Confessions of a Comic Book Guy is a weekly column by retailer Steve Bennett of Mary Alice Wilson's Dark Star Books in Yellow Springs, Ohio. This week Bennett turns the world upside down and argues that the standard 32-page comic format should be 86'd:
Luckily before I started work on this month's column I came across last Friday's 'Joe Fridays' feature from the Newsarama website where Marvel Editor in Chief Quesada answers e-mailed questions. There he sounded off on the subject of the rising cost of comic books:
Let's see, a gallon of gas or a comic? Look, there's no question it sucks, but this is the world we live in, welcome to America 2005, this has in particular been a very bad year.
After forty years of increasing prices, get used to it folks, barring any major miracles, I don't think you're going to see the price of comics come down, ever. They will continue to get more and more expensive, like everything else in the world. From your haircut to your lunch to your subscriptions to porn websites. Get your complaining out of the way now, folks, someday comics will be $4, someday they'll reach $5 and issue. Let's make a prediction, in the year 2020, comics will be $10 an issue! Then again you'll be able to read them on your phone for 12 cents.
But of course, Joe's absolutely right; the price of comic books are only going up. And they should go up because (and I can almost hear the screaming from here) comic books should cost $4-5.
Marvel and DC; don't wait for the next time you're forced to raise the cover price because of externals (paper costs, printing, etc.) do it now, during one of our all too brief periodic booms. While you've still got a chance, drag us out of the current toxic status quo that's created a perpetually dwindling readership. Actually deal with the underlying causes for it (distribution system, format, contents) and experiment with formats and material designed to attract a large, more mainstream audience.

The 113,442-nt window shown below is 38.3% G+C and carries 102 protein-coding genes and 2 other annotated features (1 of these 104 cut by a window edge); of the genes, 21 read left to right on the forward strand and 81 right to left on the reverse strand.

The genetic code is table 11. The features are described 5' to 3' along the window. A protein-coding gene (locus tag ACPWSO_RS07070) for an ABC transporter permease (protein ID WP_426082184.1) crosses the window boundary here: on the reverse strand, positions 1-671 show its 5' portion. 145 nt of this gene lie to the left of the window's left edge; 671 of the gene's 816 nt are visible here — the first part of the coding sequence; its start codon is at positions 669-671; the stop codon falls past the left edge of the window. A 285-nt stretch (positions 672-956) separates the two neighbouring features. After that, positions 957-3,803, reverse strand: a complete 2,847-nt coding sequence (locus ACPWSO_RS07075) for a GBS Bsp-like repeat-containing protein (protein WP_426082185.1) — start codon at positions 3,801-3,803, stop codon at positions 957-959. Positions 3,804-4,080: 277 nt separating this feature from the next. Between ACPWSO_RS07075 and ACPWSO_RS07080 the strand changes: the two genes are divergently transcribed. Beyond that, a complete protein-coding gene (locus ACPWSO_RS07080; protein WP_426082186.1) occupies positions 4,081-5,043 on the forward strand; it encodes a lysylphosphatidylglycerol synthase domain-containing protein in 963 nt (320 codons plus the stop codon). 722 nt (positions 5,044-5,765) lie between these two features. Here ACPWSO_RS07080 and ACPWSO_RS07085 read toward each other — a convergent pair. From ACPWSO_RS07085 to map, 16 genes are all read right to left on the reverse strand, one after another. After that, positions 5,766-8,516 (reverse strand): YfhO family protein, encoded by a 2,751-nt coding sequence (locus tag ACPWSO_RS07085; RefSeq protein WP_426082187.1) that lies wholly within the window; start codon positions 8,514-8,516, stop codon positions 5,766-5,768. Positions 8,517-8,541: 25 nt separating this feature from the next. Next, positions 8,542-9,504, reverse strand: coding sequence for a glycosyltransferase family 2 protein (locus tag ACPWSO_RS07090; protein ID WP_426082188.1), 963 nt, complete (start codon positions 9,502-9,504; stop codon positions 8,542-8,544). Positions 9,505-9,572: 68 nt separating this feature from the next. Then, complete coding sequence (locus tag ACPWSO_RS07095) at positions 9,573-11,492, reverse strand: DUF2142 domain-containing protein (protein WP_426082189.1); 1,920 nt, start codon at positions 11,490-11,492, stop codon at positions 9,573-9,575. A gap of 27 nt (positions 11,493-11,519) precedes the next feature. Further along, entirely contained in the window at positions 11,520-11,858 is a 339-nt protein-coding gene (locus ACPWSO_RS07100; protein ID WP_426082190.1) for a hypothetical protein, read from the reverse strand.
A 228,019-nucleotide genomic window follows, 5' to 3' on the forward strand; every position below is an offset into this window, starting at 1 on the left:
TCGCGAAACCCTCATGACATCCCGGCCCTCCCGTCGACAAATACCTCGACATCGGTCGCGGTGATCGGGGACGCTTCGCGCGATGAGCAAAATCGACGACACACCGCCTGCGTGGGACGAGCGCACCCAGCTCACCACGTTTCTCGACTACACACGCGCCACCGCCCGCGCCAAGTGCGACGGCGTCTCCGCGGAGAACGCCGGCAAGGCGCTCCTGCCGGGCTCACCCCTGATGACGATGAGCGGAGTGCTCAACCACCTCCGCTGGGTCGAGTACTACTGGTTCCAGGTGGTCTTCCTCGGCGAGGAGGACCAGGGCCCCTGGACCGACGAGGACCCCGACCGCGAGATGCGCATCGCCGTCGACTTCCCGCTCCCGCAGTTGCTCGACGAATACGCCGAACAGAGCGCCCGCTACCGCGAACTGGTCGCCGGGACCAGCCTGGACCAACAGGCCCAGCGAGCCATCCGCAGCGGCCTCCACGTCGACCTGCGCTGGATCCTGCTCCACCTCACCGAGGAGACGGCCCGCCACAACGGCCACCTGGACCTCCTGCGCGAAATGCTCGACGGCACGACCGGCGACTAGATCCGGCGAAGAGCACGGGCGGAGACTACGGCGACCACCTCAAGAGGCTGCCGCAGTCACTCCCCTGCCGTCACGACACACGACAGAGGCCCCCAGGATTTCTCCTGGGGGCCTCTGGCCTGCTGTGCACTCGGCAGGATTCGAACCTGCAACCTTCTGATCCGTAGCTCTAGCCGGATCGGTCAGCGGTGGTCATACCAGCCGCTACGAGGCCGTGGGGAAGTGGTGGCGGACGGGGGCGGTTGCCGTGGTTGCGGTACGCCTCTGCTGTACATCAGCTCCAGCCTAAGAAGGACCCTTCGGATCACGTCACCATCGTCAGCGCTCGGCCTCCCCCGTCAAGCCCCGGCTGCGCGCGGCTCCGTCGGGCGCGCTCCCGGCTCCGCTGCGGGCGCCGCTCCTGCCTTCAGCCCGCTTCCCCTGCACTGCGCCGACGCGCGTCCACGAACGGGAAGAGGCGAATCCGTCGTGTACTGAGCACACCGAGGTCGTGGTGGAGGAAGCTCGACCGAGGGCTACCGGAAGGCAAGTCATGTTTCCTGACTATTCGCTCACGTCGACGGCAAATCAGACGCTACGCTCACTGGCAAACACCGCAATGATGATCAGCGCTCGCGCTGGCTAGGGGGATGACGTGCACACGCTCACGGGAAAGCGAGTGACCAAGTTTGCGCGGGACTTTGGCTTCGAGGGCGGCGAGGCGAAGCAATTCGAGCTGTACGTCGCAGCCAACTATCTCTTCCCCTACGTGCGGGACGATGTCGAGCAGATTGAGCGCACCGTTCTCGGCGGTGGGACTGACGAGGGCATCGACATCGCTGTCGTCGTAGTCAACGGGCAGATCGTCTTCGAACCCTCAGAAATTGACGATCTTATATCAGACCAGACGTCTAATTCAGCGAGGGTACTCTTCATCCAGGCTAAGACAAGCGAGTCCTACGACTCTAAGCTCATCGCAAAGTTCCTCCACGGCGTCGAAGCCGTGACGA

But first you've got to do Job #1: eighty-six the pamphlet.
Yes, yes, we all have a tremendous sentimental attachment to the format we grew up with and while this change isn't going to happen overnight, change is coming and we'd all better get used to the idea. And while its perfectly reasonable to fear change, now isn't the time to fall back on platitudes like 'better the devil you know' and 'if it's not broke, don't fix it.' Because a more apt one would be 'it's later than you think'.
Only a few years ago TV Guide was the best selling magazine in America, but thanks to cable/satellite program grids and Internet television listings, it's been made all but obsolete. To survive, next month it will reinvent itself as a 'full-size, full-color' glossy focusing on the lifestyles of TV celebrities.
Don't kid yourselves; the comic book is already in the process of reinventing itself. We like to crow when there's a meager 2-3% increase in sales, but check out these numbers and see if you can't perceive which direction the comic book industry should be taking:
Disney Adventure Comic Zone 1.25 million copies 96 pgs. $3.99
Shonen Jump 177,000 copies 280-320 pgs. $4.95
Batman 66,000 copies 32 pags. $2.50
Prices have to go up so publishers can provide more content so the comics can attract more readers. Or, we can wait until the next comic book boom; but then Batman should be selling around 30,000 copies. Sadly, Marvel/DC are unlikely to make any changes until it's absolutely necessary (i.e., almost too late), because the truth is if they're still making money, there's no (forgive me) crisis.
Next Time: The Shape of the Comic Book to Come